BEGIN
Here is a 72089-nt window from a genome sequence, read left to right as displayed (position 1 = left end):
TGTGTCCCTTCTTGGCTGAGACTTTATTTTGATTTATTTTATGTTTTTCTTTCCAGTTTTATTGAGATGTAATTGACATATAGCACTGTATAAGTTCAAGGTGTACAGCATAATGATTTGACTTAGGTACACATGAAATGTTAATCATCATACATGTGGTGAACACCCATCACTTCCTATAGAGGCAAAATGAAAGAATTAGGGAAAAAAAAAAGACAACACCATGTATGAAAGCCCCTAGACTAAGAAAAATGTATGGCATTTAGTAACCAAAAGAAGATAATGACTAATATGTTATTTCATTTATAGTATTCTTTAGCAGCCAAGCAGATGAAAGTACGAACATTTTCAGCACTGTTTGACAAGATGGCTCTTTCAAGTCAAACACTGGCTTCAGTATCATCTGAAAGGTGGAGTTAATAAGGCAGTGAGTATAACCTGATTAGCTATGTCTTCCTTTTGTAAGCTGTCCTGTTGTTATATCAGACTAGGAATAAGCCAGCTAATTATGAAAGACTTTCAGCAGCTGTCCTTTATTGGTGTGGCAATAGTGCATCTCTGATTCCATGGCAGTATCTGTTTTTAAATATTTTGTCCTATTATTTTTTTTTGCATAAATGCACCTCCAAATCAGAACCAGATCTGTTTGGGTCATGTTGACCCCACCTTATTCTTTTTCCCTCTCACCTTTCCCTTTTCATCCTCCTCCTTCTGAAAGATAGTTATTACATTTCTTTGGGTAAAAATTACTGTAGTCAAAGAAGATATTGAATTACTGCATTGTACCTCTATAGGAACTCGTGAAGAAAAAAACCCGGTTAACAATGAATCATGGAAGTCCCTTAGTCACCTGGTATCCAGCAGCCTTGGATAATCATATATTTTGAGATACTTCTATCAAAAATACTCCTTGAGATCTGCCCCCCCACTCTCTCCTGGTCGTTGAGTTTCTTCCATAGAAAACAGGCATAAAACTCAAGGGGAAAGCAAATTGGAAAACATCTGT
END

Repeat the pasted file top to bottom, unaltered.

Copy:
Here is a 72089-nt window from a genome sequence, read left to right as displayed (position 1 = left end):
TGTGTCCCTTCTTGGCTGAGACTTTATTTTGATTTATTTTATGTTTTTCTTTCCAGTTTTATTGAGATGTAATTGACATATAGCACTGTATAAGTTCAAGGTGTACAGCATAATGATTTGACTTAGGTACACATGAAATGTTAATCATCATACATGTGGTGAACACCCATCACTTCCTATAGAGGCAAAATGAAAGAATTAGGGAAAAAAAAAAGACAACACCATGTATGAAAGCCCCTAGACTAAGAAAAATGTATGGCATTTAGTAACCAAAAGAAGATAATGACTAATATGTTATTTCATTTATAGTATTCTTTAGCAGCCAAGCAGATGAAAGTACGAACATTTTCAGCACTGTTTGACAAGATGGCTCTTTCAAGTCAAACACTGGCTTCAGTATCATCTGAAAGGTGGAGTTAATAAGGCAGTGAGTATAACCTGATTAGCTATGTCTTCCTTTTGTAAGCTGTCCTGTTGTTATATCAGACTAGGAATAAGCCAGCTAATTATGAAAGACTTTCAGCAGCTGTCCTTTATTGGTGTGGCAATAGTGCATCTCTGATTCCATGGCAGTATCTGTTTTTAAATATTTTGTCCTATTATTTTTTTTTGCATAAATGCACCTCCAAATCAGAACCAGATCTGTTTGGGTCATGTTGACCCCACCTTATTCTTTTTCCCTCTCACCTTTCCCTTTTCATCCTCCTCCTTCTGAAAGATAGTTATTACATTTCTTTGGGTAAAAATTACTGTAGTCAAAGAAGATATTGAATTACTGCATTGTACCTCTATAGGAACTCGTGAAGAAAAAAACCCGGTTAACAATGAATCATGGAAGTCCCTTAGTCACCTGGTATCCAGCAGCCTTGGATAATCATATATTTTGAGATACTTCTATCAAAAATACTCCTTGAGATCTGCCCCCCCACTCTCTCCTGGTCGTTGAGTTTCTTCCATAGAAAACAGGCATAAAACTCAAGGGGAAAGCAAATTGGAAAACATCTGT